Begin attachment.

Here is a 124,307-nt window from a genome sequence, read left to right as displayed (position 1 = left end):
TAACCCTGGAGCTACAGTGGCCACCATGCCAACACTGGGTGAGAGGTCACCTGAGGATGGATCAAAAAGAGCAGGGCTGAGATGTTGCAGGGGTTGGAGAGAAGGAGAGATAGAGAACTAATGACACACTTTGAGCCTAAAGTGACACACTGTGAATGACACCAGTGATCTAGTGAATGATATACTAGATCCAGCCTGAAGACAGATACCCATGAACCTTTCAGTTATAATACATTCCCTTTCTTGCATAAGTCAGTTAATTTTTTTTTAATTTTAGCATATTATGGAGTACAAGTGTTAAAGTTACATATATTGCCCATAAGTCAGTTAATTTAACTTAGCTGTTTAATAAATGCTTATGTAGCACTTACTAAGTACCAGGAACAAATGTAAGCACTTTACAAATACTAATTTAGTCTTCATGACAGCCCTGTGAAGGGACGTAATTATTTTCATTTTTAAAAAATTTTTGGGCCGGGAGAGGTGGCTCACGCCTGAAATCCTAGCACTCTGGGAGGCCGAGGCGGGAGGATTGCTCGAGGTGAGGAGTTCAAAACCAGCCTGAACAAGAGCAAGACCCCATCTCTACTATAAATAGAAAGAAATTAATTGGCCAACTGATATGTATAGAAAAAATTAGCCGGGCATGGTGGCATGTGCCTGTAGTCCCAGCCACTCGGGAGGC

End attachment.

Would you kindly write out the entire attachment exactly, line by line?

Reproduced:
Here is a 124,307-nt window from a genome sequence, read left to right as displayed (position 1 = left end):
TAACCCTGGAGCTACAGTGGCCACCATGCCAACACTGGGTGAGAGGTCACCTGAGGATGGATCAAAAAGAGCAGGGCTGAGATGTTGCAGGGGTTGGAGAGAAGGAGAGATAGAGAACTAATGACACACTTTGAGCCTAAAGTGACACACTGTGAATGACACCAGTGATCTAGTGAATGATATACTAGATCCAGCCTGAAGACAGATACCCATGAACCTTTCAGTTATAATACATTCCCTTTCTTGCATAAGTCAGTTAATTTTTTTTTAATTTTAGCATATTATGGAGTACAAGTGTTAAAGTTACATATATTGCCCATAAGTCAGTTAATTTAACTTAGCTGTTTAATAAATGCTTATGTAGCACTTACTAAGTACCAGGAACAAATGTAAGCACTTTACAAATACTAATTTAGTCTTCATGACAGCCCTGTGAAGGGACGTAATTATTTTCATTTTTAAAAAATTTTTGGGCCGGGAGAGGTGGCTCACGCCTGAAATCCTAGCACTCTGGGAGGCCGAGGCGGGAGGATTGCTCGAGGTGAGGAGTTCAAAACCAGCCTGAACAAGAGCAAGACCCCATCTCTACTATAAATAGAAAGAAATTAATTGGCCAACTGATATGTATAGAAAAAATTAGCCGGGCATGGTGGCATGTGCCTGTAGTCCCAGCCACTCGGGAGGC